Menu

A day out on London’s Thames with City Cruises

City Cruises

Over half-term we took a trip with City Cruises, down the river that helped Roman Londinium trade and grow. London’s Thames harboured Dutch merchants during the Great Plague, and over the years has seen whales, porpoises and seals swimming past its banks. The river is flanked by beautiful buildings and historic places. Of course, you can always walk past The Palace of Westminster, the Shard, Tate Modern and the Globe Theatre. But they all look quite different when seen from the water.

Video

I’ve made a video of our day out with City Cruises, which you can see here:

The trip

City Cruises offer a range of tickets, with prices starting at £10 for adults, and £5 for children. We travelled on a 24-hour river pass. This allowed us to hop on and off the boat at any one of four piers: Westminster, London Eye, Bankside, Tower and Greenwich.

City Cruises

We began our journey at Greenwich, where boats set off every 40 minutes. When we arrived, mid-morning, there were just five minutes until the next departure and the boat was already very busy. Everyone had chosen to take advantage of the good weather and sit above deck, so there were no spaces left up there, only down below. The friendly City Cruises rep told us that, if we preferred to wait until the next departure, he’d make sure we were first on the boat. Along with a couple of other American tourists, we decided to take him up on his offer, and I took the children off to amble round Greenwich while we were waiting (the pier is right next to the Cutty Sark).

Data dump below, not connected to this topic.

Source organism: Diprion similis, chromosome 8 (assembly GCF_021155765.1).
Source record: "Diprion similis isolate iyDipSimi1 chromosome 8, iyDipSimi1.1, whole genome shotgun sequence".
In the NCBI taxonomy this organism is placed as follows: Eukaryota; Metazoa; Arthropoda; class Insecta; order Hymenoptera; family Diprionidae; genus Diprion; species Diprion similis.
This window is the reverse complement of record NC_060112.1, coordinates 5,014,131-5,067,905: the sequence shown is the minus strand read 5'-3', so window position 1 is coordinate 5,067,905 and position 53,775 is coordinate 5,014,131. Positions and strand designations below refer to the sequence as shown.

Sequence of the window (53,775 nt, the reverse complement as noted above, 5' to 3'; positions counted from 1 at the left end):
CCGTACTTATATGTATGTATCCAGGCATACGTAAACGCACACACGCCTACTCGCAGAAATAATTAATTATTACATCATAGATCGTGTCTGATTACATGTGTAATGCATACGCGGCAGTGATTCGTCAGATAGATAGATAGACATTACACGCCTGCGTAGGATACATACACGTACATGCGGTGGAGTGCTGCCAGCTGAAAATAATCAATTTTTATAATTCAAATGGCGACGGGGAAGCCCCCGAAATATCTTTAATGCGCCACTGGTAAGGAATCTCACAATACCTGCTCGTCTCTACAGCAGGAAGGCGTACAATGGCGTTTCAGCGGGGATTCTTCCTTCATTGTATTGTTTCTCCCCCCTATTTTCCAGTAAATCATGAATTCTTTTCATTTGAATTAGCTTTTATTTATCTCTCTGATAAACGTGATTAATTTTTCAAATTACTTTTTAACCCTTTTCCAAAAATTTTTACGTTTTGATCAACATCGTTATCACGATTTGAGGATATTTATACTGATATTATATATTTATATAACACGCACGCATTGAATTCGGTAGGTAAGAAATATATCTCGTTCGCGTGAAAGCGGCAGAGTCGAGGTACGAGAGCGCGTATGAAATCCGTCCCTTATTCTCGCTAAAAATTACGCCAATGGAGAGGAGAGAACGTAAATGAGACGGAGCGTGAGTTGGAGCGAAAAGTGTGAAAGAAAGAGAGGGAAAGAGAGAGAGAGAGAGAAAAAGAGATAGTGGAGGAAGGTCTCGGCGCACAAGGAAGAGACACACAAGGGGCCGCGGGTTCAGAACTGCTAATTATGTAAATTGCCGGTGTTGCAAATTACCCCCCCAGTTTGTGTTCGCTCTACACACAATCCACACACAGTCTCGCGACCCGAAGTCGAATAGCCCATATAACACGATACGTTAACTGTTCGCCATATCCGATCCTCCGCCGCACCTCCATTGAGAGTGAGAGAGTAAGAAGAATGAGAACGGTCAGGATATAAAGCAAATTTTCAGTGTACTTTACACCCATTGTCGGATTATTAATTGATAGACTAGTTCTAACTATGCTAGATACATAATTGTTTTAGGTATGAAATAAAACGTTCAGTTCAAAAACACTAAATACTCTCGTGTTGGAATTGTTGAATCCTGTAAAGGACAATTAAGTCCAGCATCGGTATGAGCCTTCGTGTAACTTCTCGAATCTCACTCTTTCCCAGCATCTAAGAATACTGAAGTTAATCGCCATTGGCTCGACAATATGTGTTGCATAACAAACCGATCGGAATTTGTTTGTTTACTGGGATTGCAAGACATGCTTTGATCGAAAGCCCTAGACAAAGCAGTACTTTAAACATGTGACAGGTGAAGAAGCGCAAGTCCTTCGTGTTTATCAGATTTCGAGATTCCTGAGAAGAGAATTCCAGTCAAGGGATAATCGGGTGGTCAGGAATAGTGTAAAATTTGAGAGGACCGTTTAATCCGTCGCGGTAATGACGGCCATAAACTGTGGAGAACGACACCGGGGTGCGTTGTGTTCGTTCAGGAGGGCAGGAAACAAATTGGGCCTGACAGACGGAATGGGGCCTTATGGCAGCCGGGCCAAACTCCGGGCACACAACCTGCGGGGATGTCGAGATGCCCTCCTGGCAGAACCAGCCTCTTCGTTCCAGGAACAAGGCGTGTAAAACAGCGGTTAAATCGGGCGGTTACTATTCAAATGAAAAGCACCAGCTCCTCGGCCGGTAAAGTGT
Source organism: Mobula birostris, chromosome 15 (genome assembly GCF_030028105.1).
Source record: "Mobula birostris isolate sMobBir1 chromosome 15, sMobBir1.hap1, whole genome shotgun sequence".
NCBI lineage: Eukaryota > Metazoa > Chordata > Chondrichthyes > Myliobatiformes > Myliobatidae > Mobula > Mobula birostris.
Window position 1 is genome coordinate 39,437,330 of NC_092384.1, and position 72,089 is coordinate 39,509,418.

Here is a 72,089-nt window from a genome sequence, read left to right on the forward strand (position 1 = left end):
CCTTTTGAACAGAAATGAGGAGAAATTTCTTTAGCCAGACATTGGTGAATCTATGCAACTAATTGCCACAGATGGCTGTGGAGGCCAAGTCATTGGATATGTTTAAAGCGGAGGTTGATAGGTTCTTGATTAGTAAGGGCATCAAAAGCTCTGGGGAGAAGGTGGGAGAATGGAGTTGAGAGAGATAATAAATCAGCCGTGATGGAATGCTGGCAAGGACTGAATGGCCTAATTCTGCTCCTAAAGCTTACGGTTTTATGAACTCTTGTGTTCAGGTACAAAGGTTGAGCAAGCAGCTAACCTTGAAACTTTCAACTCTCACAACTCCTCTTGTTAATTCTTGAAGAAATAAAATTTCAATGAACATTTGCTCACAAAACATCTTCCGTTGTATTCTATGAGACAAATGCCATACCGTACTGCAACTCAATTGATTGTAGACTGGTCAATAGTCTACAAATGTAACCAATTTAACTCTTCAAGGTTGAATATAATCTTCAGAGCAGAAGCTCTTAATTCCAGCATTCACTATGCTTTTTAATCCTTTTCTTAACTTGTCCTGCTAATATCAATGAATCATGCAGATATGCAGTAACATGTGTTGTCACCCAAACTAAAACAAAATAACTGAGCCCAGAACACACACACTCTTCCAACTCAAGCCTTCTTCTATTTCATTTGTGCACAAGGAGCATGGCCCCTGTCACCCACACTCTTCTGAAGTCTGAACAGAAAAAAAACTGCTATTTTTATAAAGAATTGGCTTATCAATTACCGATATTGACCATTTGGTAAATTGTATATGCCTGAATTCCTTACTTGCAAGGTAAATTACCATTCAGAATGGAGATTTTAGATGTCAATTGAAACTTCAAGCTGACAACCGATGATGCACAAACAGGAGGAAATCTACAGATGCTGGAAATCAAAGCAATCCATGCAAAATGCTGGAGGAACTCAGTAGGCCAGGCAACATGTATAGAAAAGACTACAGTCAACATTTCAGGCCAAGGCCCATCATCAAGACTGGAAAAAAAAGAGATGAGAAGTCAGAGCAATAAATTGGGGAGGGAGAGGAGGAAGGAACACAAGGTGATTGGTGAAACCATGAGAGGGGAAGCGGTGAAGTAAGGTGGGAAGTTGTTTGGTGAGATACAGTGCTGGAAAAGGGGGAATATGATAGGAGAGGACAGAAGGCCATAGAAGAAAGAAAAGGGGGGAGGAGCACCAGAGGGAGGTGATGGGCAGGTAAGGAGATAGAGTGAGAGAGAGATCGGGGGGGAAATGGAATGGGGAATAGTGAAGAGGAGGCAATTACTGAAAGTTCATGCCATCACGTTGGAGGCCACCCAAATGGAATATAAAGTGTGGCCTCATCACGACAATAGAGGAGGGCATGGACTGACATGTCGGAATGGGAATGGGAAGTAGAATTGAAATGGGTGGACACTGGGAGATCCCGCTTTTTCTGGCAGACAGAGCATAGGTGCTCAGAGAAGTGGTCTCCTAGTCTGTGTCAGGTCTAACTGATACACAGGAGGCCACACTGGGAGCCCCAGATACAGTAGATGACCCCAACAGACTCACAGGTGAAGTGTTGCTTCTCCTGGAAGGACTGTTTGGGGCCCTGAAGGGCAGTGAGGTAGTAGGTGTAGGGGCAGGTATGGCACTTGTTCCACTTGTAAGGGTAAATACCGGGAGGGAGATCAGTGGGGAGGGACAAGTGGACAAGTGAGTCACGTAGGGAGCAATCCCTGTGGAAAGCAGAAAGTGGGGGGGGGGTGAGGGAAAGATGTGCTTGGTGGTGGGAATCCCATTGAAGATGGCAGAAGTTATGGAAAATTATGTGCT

City Cruises

Fifty minutes later, we were safely installed in our prime seats. We set off on the Greenwich leg of the journey. This was less spectacular than the stretch past Tower Bridge and Westminster. Our guide made the journey interesting, with little snippets of information as we travelled past the docklands area. Did you know, for instance, that the word ‘wharf’ is actually an abbreviation of WareHouse At River Front?

docklands

30 St Mary Axe, aka the Gherkin, and 122 Leadenhall Street, aka the Cheesegrater, were the first of London’s iconic buildings to drift into the skyline.

City Cruises

London’s special mixture of modern and ancient was very visible from the river. We had an unparalleled view of Tower Bridge, built in the 1800s, and flanked by two leaders in innovative modern design: the 95-storey Shard building (on the left, below), and 20 Fenchurch Street (on the right).

Tower Bridge

Tower Bridge

the Shard

From then, the familiar landmarks came thick and fast. It was a good opportunity to talk to the children about all the places we saw. My daughter declared that when she grew up, she wanted to work with the Mayor, at City Hall. I promised to take the children to the reconstructed Shakespeare’s Globe, and we gazed up in awe at the looming brown tower of Tate Modern.

Tate Modern

Thames London

Excitement mounted as we sailed past the London Eye. Our tickets were for a combined cruise + attraction package. As Austin and Gwen had for ages been pestering me for a spin on ‘the Big Wheel’, I picked the UK’s most popular paid attraction as our pit-stop of choice.

London Eye

London

London Eye

We alighted at Westminster Bridge. After a walk through the thronging crowds and a queue of about ten minutes, we stepped on board one of the Eye’s pods as it moved slowly along the boarding platform.

London Eye

Travelling on board the London Eye’s a funny old thing. You feel as though you’re barely moving but, all of a sudden, you’re sky-high, 135 m above London. Monitors inside the pod give information about the sights you can see and on a fine day, you can gaze out almost as far as the sea.

Westminster

London Eye